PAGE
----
Well, it’s finally here.
After weeks of waiting and numerous ‘leaks’ (queue bad vegetable patch / plumbing joke), we finally have the Reading and Leeds festival line up.
And I am extremely pleased to say it is a very pleasant surprise. The headliners are no curve ball, with The Cure, Kasabian and Foo Fighters being the names on everybody’s lips for a long while, but it is the so called ‘undercard’ that is the real announcement here. Bands like Bullet For My Valentine and Coheed and Cambria I suspect will shock and please many, whilst still retaining many stalwarts of the festival such as Enter Shikari and You Me At Six.
The thing that strikes most on first inspection is the balance. This is, in my opinion, by far the most balanced of line ups we have seen from Reading and Leeds in the last decade. Acts ranging from Cancer Bats, to Crystal Castles to Mystery Jets all gracing the hallowed main stage, represent a line up that will have at least three of four acts to suit the majority of the festivals different and discerning ears.
Not only this, but it represents a step in the right direction for the event. Far too easily in recent years have people been able to complain about the festivals tendency to move away from Reading’s metal roots into more indie and generally mainstream territory, but there can be no doubt this year has done some towards quelling those rumblings.
The most exciting act on that line up for me personally has to be Bullet For My Valentine. Maybe I haven’t been keeping up with the rumour mill, but I hadn’t heard their name and Reading mentioned in the same breath in the build up to this announcement, so there announcement has brought a very welcome sense of anticipation.
It is also great to see an act like Pulled Apart By Horses’ hard work on the lower stages over the years rewarded, making the step gradually from BBC Introducing a few years ago to this opening slot on main. The new album, Tough Love, lived up to the hype and excitement generated off the back of the debut, and the boys from Leeds will surely follow up that release with a storming opening to Sunday main stage.
But I wonder if the two everyone will be talking about when the weekend is over and done will be Justice and At The Drive-In.
At The Drive-In’s status as post hardcore forefathers and legends will do no harm to the festivals ticket sales, and since their reformation they are arguably one of the hottest tickets on the planet. This combined with their reputation for energetic live shows and universal critical acclaim surely makes them dead certs for a gloriously successful performance. The Grammy award winning duo Justice also tick many boxes, huge record sales coupled with hits like Genesis and D.A.N.C.E . hopefully promising another NME headline set to remember.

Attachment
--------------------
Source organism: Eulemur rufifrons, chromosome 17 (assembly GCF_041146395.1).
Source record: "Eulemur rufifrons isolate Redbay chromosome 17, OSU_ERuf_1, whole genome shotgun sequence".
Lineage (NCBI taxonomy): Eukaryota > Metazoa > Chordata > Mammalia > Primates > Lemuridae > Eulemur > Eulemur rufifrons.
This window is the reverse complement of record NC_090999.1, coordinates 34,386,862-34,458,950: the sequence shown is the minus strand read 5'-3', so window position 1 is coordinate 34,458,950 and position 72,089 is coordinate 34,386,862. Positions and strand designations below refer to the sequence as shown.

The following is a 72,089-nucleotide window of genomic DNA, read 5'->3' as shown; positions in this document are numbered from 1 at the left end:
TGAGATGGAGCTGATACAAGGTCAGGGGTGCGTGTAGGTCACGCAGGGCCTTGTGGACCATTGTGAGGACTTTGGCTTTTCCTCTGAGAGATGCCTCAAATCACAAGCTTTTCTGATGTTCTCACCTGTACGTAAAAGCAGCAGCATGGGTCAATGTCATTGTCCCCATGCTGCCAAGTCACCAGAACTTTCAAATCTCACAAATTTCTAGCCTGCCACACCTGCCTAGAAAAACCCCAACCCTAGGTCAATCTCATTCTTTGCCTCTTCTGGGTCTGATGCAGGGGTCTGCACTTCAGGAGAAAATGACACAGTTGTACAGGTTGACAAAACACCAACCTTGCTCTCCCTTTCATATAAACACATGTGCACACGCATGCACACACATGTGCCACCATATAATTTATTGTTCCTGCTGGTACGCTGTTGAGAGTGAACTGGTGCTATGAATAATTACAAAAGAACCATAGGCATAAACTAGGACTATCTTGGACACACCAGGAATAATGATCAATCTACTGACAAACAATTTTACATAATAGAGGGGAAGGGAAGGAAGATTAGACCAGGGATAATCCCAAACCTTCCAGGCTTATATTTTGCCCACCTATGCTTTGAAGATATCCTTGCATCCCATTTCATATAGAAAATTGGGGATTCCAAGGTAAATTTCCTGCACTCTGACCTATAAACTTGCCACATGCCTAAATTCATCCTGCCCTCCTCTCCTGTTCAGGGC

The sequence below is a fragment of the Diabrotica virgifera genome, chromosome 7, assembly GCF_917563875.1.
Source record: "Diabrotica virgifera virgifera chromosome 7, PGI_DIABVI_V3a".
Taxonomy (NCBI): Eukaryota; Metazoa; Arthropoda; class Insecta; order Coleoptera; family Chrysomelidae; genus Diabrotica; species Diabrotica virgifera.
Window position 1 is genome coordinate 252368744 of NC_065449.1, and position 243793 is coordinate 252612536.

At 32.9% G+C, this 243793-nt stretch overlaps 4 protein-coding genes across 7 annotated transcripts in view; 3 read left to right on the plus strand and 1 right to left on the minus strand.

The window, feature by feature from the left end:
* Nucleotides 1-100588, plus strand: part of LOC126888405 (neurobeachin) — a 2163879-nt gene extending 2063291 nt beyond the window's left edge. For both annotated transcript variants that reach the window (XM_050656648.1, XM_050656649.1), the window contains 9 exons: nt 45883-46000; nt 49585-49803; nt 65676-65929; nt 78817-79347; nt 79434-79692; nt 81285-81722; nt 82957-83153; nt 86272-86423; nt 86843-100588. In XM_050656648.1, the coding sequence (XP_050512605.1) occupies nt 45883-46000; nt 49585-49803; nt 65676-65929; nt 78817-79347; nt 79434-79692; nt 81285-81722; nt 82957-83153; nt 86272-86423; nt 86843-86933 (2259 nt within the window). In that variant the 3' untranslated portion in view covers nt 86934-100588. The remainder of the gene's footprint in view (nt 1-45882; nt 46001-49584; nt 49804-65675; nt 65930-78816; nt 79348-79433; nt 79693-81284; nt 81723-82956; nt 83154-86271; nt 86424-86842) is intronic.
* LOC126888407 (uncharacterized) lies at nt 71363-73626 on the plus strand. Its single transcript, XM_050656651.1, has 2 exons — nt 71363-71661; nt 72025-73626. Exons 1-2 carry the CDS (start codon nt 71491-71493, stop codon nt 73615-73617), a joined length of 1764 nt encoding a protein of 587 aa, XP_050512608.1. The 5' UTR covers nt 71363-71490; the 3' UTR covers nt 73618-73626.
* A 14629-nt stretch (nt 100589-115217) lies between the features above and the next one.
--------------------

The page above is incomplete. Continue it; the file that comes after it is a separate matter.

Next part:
This leads me to the inevitable down side to any festival announcement; the disappointments. All festivals have them, no matter how strong the line up, and Reading if of course no exception.
Having seen Paramore sub Blink-182 in 2010, I feel safe in saying that they do not deserve such a high slot at a festival like Reading. A relatively poor live act (Hayley’s voice simply does not cut it in such an environment) and feeling a little weak compared to the inspired booking of The Black Keys and contemporary favourite Florence, I wonder if those two hours on Friday evening may be the time for a bit of relaxation at the tent.
And I surely cannot be the only person who feels like Foster the People have not done enough to earn a sub headline spot on the NME? Enough said on that one really.
Finally, the last but most certainly not the least contentious issue, The Cure. Are they really big enough in this day and age to headline Reading Festival? The short answer for me; no. They are not contemporary enough, and the relatively young audience Reading caters to demand big contemporary headliners. Reformations just about fit the bill, justifying Blink’s booking, but simply grabbing a few old members isn’t enough. I can’t deny phenomenal record sales The Cure have to their name, but they have been banging around for an awfully long time, and have little to show for it since the averagely received 4:13 Dream. Hell, a lot of my friends didn’t know who The Cure were until rumours for Reading popped up, and I think that is a testament to the fact that Festival Republic simply miss the younger demographic entirely with their booking.
In essence, the line up is a good one; any line up that exceeds expectations can be considered that. A few arguable bookings, but no clangers, and in the end, that has to be a success eh? At least we aren’t looking at another year of Bloc Party subbing the main stage, or a rehash of previous line ups, we are looking at something relatively fresh, but with enough old faces to keep everybody comfortable.
All in all, a job well done Festival Republic.